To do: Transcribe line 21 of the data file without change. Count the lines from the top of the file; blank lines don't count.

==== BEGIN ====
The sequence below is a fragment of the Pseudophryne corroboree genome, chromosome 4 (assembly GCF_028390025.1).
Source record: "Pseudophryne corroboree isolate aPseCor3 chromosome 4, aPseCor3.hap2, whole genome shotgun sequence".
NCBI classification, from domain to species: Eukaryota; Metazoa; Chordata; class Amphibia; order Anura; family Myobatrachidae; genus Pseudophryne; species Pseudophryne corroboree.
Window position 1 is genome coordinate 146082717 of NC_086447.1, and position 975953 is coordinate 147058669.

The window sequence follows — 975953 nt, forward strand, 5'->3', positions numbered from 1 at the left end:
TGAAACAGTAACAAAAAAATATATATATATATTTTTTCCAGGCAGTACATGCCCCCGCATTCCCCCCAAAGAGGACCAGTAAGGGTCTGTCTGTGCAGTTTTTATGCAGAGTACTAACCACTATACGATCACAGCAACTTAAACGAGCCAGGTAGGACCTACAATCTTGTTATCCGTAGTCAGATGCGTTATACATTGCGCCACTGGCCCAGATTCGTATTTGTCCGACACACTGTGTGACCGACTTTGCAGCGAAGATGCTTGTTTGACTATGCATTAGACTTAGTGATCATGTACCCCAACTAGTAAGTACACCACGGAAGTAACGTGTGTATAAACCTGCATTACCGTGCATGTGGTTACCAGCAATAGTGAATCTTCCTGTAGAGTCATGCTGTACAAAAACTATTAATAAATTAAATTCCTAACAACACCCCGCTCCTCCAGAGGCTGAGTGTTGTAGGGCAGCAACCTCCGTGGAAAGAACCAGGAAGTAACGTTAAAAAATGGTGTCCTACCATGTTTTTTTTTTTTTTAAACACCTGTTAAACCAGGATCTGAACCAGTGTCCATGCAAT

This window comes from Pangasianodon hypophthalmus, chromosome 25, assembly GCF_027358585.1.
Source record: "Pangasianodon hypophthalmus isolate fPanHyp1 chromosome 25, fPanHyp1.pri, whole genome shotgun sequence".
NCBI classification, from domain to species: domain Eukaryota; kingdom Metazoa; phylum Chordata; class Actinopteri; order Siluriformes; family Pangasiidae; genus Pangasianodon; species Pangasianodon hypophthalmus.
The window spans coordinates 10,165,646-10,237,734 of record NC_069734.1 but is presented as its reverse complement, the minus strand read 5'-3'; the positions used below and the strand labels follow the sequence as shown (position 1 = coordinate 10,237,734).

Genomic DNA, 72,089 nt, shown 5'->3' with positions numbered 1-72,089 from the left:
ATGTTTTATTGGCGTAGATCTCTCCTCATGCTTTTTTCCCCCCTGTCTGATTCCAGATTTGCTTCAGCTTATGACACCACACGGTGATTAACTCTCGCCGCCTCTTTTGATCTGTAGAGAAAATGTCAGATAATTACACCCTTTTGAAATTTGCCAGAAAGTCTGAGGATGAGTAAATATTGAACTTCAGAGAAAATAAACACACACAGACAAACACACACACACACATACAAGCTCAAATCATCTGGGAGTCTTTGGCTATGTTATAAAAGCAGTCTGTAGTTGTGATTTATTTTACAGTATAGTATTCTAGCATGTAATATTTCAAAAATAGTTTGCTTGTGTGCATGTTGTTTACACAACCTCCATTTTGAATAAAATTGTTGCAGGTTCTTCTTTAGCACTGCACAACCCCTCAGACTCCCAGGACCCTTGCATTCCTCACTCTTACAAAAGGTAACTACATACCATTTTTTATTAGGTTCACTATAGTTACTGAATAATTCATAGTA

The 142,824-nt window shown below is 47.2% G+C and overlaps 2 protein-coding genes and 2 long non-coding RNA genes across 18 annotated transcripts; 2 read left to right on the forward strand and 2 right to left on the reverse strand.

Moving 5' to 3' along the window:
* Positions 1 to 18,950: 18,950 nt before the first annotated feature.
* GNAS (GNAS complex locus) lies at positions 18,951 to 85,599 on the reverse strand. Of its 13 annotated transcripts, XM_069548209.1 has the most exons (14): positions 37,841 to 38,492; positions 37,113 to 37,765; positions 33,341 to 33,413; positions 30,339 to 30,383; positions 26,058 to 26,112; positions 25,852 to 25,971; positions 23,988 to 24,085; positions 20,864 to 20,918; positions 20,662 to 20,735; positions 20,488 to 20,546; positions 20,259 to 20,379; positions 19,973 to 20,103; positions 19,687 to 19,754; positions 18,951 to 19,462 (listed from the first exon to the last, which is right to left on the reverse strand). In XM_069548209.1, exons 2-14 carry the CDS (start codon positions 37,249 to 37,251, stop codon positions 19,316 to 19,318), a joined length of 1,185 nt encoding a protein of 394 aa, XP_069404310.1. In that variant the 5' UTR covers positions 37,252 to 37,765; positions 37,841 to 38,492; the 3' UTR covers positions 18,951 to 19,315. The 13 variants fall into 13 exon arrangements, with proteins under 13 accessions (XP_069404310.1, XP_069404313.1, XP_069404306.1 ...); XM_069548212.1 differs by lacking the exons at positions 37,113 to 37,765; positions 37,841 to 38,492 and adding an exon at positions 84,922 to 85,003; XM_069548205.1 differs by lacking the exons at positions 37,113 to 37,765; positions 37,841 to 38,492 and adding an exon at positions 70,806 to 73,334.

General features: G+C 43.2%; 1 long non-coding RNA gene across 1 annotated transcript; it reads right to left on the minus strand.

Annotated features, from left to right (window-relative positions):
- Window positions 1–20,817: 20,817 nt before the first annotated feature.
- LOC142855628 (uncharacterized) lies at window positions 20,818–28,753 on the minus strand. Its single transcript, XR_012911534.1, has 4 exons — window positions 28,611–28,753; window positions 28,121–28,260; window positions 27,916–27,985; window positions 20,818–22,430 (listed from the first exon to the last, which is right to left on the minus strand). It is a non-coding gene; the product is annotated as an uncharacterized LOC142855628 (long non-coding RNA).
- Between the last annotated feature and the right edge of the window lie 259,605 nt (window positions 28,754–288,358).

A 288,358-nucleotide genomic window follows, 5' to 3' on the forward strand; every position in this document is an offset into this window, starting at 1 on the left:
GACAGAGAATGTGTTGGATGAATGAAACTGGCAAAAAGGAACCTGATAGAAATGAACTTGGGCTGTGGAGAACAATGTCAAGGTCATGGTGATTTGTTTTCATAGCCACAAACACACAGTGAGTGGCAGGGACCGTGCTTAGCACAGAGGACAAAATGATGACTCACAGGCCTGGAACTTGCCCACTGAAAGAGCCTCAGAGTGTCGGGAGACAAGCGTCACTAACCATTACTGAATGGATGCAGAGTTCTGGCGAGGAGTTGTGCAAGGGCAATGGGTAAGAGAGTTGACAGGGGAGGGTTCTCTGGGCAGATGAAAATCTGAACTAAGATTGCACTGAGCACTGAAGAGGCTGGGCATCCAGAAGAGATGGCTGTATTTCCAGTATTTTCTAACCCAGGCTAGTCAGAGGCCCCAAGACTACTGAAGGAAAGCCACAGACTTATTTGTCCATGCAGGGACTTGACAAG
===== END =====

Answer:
- Between the last annotated feature and the right edge of the window lie 259,605 nt (window positions 28,754–288,358).